of Maud, sole heiress of Sir John Ardeme, with
Thomas, second son of Sir John Stanley, of
Latham, Knight; he dying in 1463, the 6th of
Edward IV. Margaret, his daughter, conveyed
it by marriage to the Stantons : by the same means
it passed from the Stantons to the Smiths ; from
the Smiths to the Hudd lesions ; and from the
Huddlestons to the Bowes. So very rapid was the
change of family in this place ! It continued with
the Borves four or five generations ; but, about the
end of the seventeenth century, became the property
of the Honorable Craven Howard, by marriage with
Mary, daughter of George Bozves, Esquire : and
continued in his posterity (the Earls of Suffolk) till
the death of the late able and honest peer ; when
it devolved to his sister, the Honorable Frances
Church. In the church are several fine monuments, in
the antient stile.

In the north wall is a painted figure, with
curled hair, gown down to his knees, buskins on
his legs, sword, gold chain, his hands closed, and
a ring on his thumb.

An alabaster tomb of an Ardeme, in a conic
helmet, mail round his neck, chin, and shoulders,
and a collar of S S : one of his hands clasps that


of his wife, who has on a rich pearl bonnet, a
cloak, and gown. Around the tomb are various
figures, in the dress of the times.

Sir William Smith, who died in 1500, lies
armed, has a collar of SS, and is represented
beardless. He lies between his two wives : Isabel,
in long hair and a coronet, daughter of John
Nevil Marquis of Montacute, brother to the great
Earl of Warwick ; and Anne, daughter of William
Stanton, by whom he acquired this place. Monks,
and coats of arms, surround the tomb : the first, to
express his piety ; the last, to gratify the vanity of

Sir John Stanley, son of Thomas Stanley and
Maud Arderne, lies under an arch, with both
hands supplicatory, in armor, with a mail muffler.
His head rests on a helm, with the Eagle and
Child, the cognizance of the Stanleys.

Under another arch is his eldest son, a child
with curled hair, and in a long gown, recumbent:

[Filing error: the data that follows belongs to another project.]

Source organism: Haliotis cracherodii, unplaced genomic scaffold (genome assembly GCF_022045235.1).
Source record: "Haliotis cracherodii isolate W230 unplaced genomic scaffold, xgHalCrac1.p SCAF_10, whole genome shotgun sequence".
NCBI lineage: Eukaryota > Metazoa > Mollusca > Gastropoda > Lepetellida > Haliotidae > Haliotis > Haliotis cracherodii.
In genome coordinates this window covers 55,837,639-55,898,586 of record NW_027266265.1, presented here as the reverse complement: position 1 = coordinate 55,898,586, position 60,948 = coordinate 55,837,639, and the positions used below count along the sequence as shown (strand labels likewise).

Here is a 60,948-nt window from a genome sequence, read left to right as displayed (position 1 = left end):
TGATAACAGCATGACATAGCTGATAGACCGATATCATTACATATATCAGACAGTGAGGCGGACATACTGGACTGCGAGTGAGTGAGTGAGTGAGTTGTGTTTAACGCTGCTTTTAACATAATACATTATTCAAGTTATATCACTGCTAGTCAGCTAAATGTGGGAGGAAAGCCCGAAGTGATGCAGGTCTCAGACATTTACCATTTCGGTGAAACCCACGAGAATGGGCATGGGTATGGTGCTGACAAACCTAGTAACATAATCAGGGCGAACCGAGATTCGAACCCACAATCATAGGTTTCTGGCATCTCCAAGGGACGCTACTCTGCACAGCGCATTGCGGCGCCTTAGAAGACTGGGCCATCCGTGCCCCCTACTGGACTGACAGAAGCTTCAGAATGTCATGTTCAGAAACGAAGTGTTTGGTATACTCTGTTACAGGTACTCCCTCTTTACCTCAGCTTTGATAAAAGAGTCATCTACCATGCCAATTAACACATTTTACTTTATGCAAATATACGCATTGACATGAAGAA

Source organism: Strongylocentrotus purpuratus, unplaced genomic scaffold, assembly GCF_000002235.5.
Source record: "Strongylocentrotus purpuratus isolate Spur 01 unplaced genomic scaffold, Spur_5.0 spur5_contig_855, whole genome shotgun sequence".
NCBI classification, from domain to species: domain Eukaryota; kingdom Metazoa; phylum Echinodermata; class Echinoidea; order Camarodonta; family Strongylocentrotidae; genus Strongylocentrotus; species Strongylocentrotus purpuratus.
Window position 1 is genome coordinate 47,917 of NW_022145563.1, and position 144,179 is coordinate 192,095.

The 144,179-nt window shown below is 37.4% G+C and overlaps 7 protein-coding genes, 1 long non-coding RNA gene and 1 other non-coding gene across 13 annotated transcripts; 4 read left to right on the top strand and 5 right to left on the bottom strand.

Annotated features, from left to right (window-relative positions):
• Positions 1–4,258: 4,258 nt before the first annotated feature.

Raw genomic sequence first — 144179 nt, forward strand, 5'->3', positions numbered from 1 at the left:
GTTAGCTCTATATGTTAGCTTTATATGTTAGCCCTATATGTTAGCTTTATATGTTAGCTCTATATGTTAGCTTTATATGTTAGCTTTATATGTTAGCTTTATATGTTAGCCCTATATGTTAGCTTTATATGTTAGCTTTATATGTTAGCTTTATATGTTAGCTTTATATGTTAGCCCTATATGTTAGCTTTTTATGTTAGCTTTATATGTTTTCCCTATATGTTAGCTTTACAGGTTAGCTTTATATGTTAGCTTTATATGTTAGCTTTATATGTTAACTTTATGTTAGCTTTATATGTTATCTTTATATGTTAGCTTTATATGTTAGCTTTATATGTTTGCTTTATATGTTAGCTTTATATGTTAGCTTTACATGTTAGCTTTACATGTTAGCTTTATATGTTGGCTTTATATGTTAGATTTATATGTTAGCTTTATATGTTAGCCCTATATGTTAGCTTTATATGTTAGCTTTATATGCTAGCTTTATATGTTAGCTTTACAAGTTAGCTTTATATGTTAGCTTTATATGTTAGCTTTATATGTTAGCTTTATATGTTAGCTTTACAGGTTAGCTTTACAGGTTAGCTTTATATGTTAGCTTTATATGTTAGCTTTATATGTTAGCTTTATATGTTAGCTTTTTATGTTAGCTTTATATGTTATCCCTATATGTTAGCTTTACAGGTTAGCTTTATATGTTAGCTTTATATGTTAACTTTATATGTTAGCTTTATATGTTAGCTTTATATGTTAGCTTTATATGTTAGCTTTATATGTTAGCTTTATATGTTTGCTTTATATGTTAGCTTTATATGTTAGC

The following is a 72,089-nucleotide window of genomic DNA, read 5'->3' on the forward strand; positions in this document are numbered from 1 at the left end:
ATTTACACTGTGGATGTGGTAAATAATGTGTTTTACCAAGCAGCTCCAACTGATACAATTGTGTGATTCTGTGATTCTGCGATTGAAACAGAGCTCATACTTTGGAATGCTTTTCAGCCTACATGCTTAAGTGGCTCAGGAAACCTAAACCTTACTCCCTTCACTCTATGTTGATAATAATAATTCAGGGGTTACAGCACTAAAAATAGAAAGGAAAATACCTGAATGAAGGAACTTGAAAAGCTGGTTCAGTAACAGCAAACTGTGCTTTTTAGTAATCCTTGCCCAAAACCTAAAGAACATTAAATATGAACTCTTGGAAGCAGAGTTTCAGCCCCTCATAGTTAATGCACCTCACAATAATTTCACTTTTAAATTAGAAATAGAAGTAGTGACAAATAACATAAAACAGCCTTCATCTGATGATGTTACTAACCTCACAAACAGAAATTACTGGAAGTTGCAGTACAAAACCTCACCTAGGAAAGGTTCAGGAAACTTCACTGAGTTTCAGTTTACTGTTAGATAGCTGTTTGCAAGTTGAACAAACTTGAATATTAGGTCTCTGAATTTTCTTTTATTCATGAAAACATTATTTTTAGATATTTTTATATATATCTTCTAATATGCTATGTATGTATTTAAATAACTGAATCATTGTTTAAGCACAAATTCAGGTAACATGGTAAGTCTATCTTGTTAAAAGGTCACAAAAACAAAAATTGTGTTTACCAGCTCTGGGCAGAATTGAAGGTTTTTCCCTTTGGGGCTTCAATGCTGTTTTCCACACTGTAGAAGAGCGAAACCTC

one hand points to his ear; the other holds a
ball, the unfortunate instrument of his death ; on
which was inscribed Ubi dolor ibi digitus.

About two miles further, in a place called
Ejford Park Farm, I observed a barrozo which is
small, and evidently sepulchral. There had pro-
bably been a battle on this spot during the hep-





tarchy: whether between Saxons and Danes, or
two Saxon princes, is uncertain.

Croxal church stands on an eminence. Within
are two tombs, with the figures of an armed man
and his wife, curiously engraven on each. One
commemorates John Horton, of Cat on, and his
spouse, Anne, daughter of John Curzon, of this
place. He died in the year 1500. His name is
expressed in form of a rebus ; the word Hor cut
upon a tun.

The other tomb is of George Curzon, Esquire,
and his wife Catharine, who died in 1605. By
the marriage of their only daughter Mary, to the
famous Sir Edward Sacboille Earl of Dorset, it
was conveyed to that noble family, in which it
still remains. The Curzons had been possessed
of it ever since the reign of Henry I.

Pass by Hazelar hamlet and chapel. The last
is prebendal, and at present converted into a pig-
stye. Ride for some time by the side of the little
river Mease, the boundary, in this part, between
Staffordshire and Derbyshire. A little further is
Clifton, the village and church of Clifton, usually called
Clifton Camville, from a family of that name, who
possessed it from the year 1 200, or the second of
King John, to about the year 1315. The spire of
the church is extremely elegant, joined to the

THORP. 163

tower by flying buttresses. In the church is a
tomb, with the effigies of Sir John Vernon of Har-
leston, in this neighborhood, and Dame Allen, his
wife. He is dressed in a long bonnet and gown,
with a chain from his neck, as usual with people
of worship; for he had been one of the king's
counsel, and custos rotulorim of the county of"
Derby. His wife is dressed in a square hood, with